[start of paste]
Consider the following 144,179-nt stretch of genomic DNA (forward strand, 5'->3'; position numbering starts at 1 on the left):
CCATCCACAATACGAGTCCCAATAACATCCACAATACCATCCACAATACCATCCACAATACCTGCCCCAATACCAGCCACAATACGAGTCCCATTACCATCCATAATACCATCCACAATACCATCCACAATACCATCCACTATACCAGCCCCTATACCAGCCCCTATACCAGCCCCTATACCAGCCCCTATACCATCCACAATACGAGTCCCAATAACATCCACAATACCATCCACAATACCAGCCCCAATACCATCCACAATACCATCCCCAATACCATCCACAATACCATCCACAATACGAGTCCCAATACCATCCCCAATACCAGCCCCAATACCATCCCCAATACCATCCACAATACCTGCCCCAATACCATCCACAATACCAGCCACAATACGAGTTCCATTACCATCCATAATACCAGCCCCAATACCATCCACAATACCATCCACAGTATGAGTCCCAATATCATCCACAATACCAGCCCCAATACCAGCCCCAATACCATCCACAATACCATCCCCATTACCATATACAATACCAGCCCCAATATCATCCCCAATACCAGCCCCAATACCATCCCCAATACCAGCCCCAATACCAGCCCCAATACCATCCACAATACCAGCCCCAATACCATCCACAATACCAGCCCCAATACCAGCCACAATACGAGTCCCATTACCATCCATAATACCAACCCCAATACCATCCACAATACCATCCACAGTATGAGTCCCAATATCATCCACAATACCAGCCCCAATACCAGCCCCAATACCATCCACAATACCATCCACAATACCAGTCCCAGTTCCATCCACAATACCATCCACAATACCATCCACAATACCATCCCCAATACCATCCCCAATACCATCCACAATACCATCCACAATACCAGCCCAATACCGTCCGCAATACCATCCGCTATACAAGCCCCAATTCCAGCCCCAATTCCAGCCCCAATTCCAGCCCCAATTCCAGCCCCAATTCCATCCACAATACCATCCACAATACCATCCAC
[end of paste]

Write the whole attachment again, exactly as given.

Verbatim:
Consider the following 144,179-nt stretch of genomic DNA (forward strand, 5'->3'; position numbering starts at 1 on the left):
CCATCCACAATACGAGTCCCAATAACATCCACAATACCATCCACAATACCATCCACAATACCTGCCCCAATACCAGCCACAATACGAGTCCCATTACCATCCATAATACCATCCACAATACCATCCACAATACCATCCACTATACCAGCCCCTATACCAGCCCCTATACCAGCCCCTATACCAGCCCCTATACCATCCACAATACGAGTCCCAATAACATCCACAATACCATCCACAATACCAGCCCCAATACCATCCACAATACCATCCCCAATACCATCCACAATACCATCCACAATACGAGTCCCAATACCATCCCCAATACCAGCCCCAATACCATCCCCAATACCATCCACAATACCTGCCCCAATACCATCCACAATACCAGCCACAATACGAGTTCCATTACCATCCATAATACCAGCCCCAATACCATCCACAATACCATCCACAGTATGAGTCCCAATATCATCCACAATACCAGCCCCAATACCAGCCCCAATACCATCCACAATACCATCCCCATTACCATATACAATACCAGCCCCAATATCATCCCCAATACCAGCCCCAATACCATCCCCAATACCAGCCCCAATACCAGCCCCAATACCATCCACAATACCAGCCCCAATACCATCCACAATACCAGCCCCAATACCAGCCACAATACGAGTCCCATTACCATCCATAATACCAACCCCAATACCATCCACAATACCATCCACAGTATGAGTCCCAATATCATCCACAATACCAGCCCCAATACCAGCCCCAATACCATCCACAATACCATCCACAATACCAGTCCCAGTTCCATCCACAATACCATCCACAATACCATCCACAATACCATCCCCAATACCATCCCCAATACCATCCACAATACCATCCACAATACCAGCCCAATACCGTCCGCAATACCATCCGCTATACAAGCCCCAATTCCAGCCCCAATTCCAGCCCCAATTCCAGCCCCAATTCCAGCCCCAATTCCATCCACAATACCATCCACAATACCATCCAC